Handwritten on reverse: 'Orig from J A Renshaw... One shift at Yorkshire Mine Tarnagulla, Renshaw far left back'.
Melbourne Legacy, Melbourne
Black and white photo of Pat Hanna as a 'Digger' and a two page recollection of the photoshoot with Jack Cato.
An iconic image of a soldier, eyes raised to the sky, taken by photographer Jack Cato in 1932. He used the artist/entertainer Pat Hanna as a model in the photoshoot. Pat wrote down his experience in a moving two page document 'The Story Behind the Picture', it tells how he was moved to imagine the action in France when posing. The photo was stored with other items including a letter to Frank (possibly L/- Frank Doolan who was making an attempt to collect items relevant to Legacy's history for an official archive project - see items 01400 to 01404). Pat Hanna was an entertainer, comedian, artist and producer of reveues, plays and movies. One of his first revues was performed just after the armistice in France. A popular show was 'Diggers' that performed in many towns in Australia post-war. He was asked to pose for photographer Jack Cato for the iconic image of a digger shown in 01400. He was a New Zealander who served in the First World War and involved with Legacy for many years. The image is described as the portrait of a soldier, eyes raised to the sky. This portrait s a study which is called 'The spirit of Anzac' or 'The Digger'. The model was Pat Hanna, a New Zealander who served in the First World War, who tried to recreate the "look something between fear and defiance which we have all seen so often, and which will always remain in my memory as typical of our gallant old cobbers 'the Diggers'". A colour image is held in the AWM collection.
Pat Hanna was an artist with links to Legacy, who kept some of his works in the archive.
Handwritten on photo 'Digger' in black ink in Pat Hanna's handwriting. Handwritten on reverse 'The Digger, sometimes ??lly the spirit of Anzac photo Jack Cato model -Pat Hanna' in black ink. Typed on a paper note 'Spirit of Anzac / Pat Hanna'. Stamped with copyright of The Age in blue ink.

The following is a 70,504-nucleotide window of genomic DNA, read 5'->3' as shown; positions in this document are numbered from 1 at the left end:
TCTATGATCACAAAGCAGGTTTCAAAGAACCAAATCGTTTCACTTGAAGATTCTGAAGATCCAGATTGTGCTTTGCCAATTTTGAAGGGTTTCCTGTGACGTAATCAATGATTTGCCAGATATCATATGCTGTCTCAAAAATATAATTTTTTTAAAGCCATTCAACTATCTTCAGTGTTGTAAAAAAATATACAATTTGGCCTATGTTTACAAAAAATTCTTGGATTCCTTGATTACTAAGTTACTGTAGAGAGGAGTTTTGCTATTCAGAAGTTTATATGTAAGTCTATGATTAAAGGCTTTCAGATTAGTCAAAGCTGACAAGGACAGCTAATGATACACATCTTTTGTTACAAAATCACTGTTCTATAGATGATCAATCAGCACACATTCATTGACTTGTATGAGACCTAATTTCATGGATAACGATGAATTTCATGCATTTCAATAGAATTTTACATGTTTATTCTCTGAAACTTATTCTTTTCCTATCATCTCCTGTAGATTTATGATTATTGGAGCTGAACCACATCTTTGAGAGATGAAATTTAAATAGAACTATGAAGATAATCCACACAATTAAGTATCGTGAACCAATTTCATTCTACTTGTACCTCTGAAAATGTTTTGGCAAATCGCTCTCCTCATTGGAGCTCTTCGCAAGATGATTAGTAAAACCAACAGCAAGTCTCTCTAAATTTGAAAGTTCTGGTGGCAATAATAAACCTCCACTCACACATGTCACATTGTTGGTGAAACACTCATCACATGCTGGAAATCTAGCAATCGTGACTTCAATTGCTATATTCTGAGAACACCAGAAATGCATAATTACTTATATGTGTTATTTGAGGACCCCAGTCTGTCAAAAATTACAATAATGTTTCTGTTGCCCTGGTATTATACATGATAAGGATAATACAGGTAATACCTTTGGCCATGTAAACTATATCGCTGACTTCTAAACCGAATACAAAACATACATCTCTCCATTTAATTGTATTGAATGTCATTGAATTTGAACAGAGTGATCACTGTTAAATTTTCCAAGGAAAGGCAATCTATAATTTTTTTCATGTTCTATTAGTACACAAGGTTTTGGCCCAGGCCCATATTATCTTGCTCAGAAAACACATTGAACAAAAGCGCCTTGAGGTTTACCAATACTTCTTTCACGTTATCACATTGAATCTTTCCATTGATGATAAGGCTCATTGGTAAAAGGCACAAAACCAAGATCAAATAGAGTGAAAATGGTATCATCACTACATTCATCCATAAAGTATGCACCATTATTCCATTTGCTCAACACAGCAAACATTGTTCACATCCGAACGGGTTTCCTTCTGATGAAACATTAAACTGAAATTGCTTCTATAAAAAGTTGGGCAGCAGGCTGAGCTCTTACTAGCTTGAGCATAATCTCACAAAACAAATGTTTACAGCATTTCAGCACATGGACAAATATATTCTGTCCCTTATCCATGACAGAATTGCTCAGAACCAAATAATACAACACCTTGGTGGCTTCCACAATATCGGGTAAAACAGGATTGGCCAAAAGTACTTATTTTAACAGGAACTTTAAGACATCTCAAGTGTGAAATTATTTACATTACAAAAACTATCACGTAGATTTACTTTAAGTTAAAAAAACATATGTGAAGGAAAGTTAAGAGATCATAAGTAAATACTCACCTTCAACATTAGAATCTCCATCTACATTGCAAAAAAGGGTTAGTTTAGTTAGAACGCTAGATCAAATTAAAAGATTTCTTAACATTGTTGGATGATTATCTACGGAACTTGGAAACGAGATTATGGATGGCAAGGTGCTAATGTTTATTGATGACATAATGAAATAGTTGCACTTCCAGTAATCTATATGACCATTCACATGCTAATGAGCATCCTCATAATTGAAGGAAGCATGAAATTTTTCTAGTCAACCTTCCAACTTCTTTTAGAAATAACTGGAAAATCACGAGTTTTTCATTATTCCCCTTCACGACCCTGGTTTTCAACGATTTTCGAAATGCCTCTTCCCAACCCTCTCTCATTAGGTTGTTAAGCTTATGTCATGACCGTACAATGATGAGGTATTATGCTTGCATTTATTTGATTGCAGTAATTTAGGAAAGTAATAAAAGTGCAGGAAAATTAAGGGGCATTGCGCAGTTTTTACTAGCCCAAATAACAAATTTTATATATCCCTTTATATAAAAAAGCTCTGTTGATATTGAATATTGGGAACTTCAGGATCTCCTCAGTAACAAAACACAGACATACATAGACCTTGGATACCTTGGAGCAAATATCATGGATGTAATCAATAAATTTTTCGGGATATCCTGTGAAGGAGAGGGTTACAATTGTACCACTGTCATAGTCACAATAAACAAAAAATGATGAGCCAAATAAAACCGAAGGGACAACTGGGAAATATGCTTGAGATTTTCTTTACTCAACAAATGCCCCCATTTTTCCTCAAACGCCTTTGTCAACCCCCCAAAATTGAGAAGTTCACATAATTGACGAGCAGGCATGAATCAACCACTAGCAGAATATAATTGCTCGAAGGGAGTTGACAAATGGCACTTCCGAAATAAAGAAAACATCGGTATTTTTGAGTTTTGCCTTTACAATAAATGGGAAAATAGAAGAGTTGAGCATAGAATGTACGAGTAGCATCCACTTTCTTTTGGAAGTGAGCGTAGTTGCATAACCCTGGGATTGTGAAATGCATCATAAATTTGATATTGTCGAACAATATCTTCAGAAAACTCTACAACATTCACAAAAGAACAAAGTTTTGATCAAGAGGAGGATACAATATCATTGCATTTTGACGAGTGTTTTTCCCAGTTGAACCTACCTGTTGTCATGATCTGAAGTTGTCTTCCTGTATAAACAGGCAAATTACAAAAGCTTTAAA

Federation University Australia Historical Collection (Geoffrey Blainey Research Centre), Mount Helen
A geological plan of the Clunes, Mt Greenock, and Talbot Gold Fields in two parts. .1) This section of the map includes Talbot, Talbot water supply race, Mt Glasgow, Little Green Hill, Middle Hill, Mt Cameron, Ballarat Hill, Bakery Hill, Goodwoman Hill, Scandanavian Lead, Eglinton Swamp, McCallum's Creek, Tullaroop Creek, Dunach, Maryborough Railway, Middle Creek and includes many mines such as Rip Van Winkel, Union Extended, South Greenock, Nicholl's Freehold. .2) This section of the map includes McCallums, Clunes, Green Hill, Mt Beckworth, Mt Gap, Maryborough Reservoir, and includes mines such as Lothair, Bute, Clyde, Clunes Consols, London and Australian, Oriental,
Churchill Island Heritage Farm, Newhaven
one of three wedges cut from one piece of steel. No relief grooves.
Used in conjunction with other wood splitting/cutting tools donated by Wilfred Dungan
Ringwood RSL Sub-Branch, Ringwood
Blue double breasted naval Jacket with bullion Australia shoulder titles and Petty Officers Badge with QE2 crown, and Cooks Trade Badge. Gold finished buttons.
Kew Historical Society Inc, Kew
Certificate awarded to Mr. S. J. Gare of 5 Bowen Street, Kew in 1942 after successfully completing an air raid precautions course, dated 25th March 1942.
Bendigo Soldiers Memorial Institute Military Museum, Bendigo
Photograph, sepia tone, showing a large group of Women in RAAF uniform, 4 rows deep. Photograph is taken outside a large building. 2 men are seated in the front row. Photograph is a copy of the original.
Photograph I believe was taken in England
Greensborough Historical Society, Lower Plenty
Links: 01582.02500 Digital copy of black and white photograph.
Photograph of unidentified horse and covered buggy. [Found when cleaning up an old house belonging to a deceased friend/relative of the Partington's]
Melbourne Legacy, Melbourne
01299 Seven sheets of black typing on white paper 01299.1 Folded card and paper insert, black print on white 01299.2 Outside of folded card, pale grey
The State Electricity Commission Sub-Branch of the RSL convened a commemoration service for Sir John Monash on Sunday 16 April 1972, which took place at the equestrian statue of Monash at the Shrine. The MC was Legatee D.J. Simonson (President 1970 and great nephew of Sir John), who also laid a wreath on behalf of Melbourne Legacy, and the address was given by Dr. J.A.L. Matheson, Vice Chancellor of Monash University. Matheson spoke of the establishment of the University in 1958 and how appropriate it had been to name it after Monash, comparing the struggle to create a world class university with Monash's struggles on the Western Front. Appropriately Monash had been chairman of the constructing body of the Shrine. In 1923 he was approached to become the first President of Legacy, a position which he declined as he was heavily involved as the Chairman of the State Electricity Commission. However, he pressed Colonel Harold Cohen, to take his place and Cohen became Legacy's first President.